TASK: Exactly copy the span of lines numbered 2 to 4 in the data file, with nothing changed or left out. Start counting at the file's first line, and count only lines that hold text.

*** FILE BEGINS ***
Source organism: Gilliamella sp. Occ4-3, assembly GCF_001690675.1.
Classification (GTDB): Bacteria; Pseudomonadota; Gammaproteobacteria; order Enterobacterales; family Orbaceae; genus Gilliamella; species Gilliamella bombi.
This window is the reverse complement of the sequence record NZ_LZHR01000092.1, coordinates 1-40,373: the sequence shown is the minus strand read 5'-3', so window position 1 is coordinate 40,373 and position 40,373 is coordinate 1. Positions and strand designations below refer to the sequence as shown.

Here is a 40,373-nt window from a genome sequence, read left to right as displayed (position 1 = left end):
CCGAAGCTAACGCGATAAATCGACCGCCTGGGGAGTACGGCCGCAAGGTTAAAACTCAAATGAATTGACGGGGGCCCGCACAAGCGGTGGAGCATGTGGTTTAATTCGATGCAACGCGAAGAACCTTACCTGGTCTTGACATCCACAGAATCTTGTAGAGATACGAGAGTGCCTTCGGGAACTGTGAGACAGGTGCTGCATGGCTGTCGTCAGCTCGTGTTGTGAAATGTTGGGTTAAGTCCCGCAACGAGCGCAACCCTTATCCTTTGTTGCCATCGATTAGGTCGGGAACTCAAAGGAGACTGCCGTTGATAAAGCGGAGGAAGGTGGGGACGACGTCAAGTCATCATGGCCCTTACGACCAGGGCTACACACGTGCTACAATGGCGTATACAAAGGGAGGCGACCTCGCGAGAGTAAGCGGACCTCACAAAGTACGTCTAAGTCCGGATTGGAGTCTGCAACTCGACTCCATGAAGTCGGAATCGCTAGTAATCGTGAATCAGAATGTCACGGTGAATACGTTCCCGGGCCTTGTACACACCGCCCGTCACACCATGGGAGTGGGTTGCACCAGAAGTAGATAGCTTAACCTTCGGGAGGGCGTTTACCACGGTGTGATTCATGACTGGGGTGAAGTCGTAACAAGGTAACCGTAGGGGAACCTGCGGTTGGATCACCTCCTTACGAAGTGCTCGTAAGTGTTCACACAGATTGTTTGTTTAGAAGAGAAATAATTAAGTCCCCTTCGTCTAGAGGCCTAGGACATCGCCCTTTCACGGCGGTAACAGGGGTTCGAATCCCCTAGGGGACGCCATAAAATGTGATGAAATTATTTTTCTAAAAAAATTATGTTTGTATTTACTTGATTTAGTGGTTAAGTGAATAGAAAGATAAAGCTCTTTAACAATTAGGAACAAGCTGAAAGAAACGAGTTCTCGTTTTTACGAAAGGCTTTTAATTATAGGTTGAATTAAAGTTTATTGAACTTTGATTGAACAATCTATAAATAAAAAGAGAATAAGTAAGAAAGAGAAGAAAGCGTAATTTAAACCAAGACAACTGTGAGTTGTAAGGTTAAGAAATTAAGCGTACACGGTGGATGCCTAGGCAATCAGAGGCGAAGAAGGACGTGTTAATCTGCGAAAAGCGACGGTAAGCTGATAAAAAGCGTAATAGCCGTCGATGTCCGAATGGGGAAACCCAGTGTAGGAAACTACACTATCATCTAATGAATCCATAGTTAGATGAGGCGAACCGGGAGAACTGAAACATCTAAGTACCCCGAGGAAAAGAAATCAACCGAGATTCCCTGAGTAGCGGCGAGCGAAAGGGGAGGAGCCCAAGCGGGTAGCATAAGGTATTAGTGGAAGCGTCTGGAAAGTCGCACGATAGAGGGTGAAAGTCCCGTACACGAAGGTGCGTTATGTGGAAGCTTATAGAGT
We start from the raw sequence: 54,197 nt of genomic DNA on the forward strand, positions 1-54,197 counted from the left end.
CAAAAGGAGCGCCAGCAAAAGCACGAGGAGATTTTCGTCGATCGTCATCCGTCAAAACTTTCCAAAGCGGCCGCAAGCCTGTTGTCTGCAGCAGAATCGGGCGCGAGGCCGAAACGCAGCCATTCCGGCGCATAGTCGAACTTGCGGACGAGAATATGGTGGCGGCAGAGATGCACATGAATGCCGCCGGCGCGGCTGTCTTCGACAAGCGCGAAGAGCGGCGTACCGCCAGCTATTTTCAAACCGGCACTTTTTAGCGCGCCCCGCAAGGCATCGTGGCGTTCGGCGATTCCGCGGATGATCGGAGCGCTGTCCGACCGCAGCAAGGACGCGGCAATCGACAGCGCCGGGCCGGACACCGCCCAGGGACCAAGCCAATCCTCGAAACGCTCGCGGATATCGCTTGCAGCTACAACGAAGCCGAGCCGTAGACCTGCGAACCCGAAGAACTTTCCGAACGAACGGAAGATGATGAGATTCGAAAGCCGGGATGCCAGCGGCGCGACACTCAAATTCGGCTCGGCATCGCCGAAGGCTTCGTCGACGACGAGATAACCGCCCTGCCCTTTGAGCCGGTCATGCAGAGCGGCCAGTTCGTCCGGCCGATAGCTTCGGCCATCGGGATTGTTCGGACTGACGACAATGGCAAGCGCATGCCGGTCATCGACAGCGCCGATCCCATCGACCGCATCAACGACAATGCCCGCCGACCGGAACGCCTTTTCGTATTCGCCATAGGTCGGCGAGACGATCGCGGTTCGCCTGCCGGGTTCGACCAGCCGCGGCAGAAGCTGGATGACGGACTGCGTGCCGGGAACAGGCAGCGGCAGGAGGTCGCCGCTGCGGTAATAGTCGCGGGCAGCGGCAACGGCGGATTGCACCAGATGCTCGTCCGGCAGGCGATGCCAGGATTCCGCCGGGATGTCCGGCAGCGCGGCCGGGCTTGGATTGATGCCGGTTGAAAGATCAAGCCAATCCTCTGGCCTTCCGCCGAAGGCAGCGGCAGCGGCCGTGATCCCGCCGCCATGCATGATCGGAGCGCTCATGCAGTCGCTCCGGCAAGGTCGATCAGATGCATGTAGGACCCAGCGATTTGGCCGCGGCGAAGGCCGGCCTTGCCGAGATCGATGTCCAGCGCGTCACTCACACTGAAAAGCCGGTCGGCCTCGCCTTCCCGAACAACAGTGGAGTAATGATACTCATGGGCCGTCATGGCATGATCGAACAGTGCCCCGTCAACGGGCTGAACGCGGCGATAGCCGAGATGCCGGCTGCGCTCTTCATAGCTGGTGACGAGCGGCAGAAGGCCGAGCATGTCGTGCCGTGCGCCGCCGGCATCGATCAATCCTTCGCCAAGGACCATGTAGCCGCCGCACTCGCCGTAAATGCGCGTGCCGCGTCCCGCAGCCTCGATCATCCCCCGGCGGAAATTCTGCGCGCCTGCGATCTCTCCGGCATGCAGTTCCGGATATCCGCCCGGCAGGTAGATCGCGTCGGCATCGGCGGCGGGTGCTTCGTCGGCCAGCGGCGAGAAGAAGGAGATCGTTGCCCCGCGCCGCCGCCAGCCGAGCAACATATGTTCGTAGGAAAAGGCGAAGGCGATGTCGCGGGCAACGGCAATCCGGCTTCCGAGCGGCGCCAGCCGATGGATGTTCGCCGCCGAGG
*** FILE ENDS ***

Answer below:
Classification (GTDB): Bacteria; Pseudomonadota; Gammaproteobacteria; order Enterobacterales; family Orbaceae; genus Gilliamella; species Gilliamella bombi.
This window is the reverse complement of the sequence record NZ_LZHR01000092.1, coordinates 1-40,373: the sequence shown is the minus strand read 5'-3', so window position 1 is coordinate 40,373 and position 40,373 is coordinate 1. Positions and strand designations below refer to the sequence as shown.

Here is a 40,373-nt window from a genome sequence, read left to right as displayed (position 1 = left end):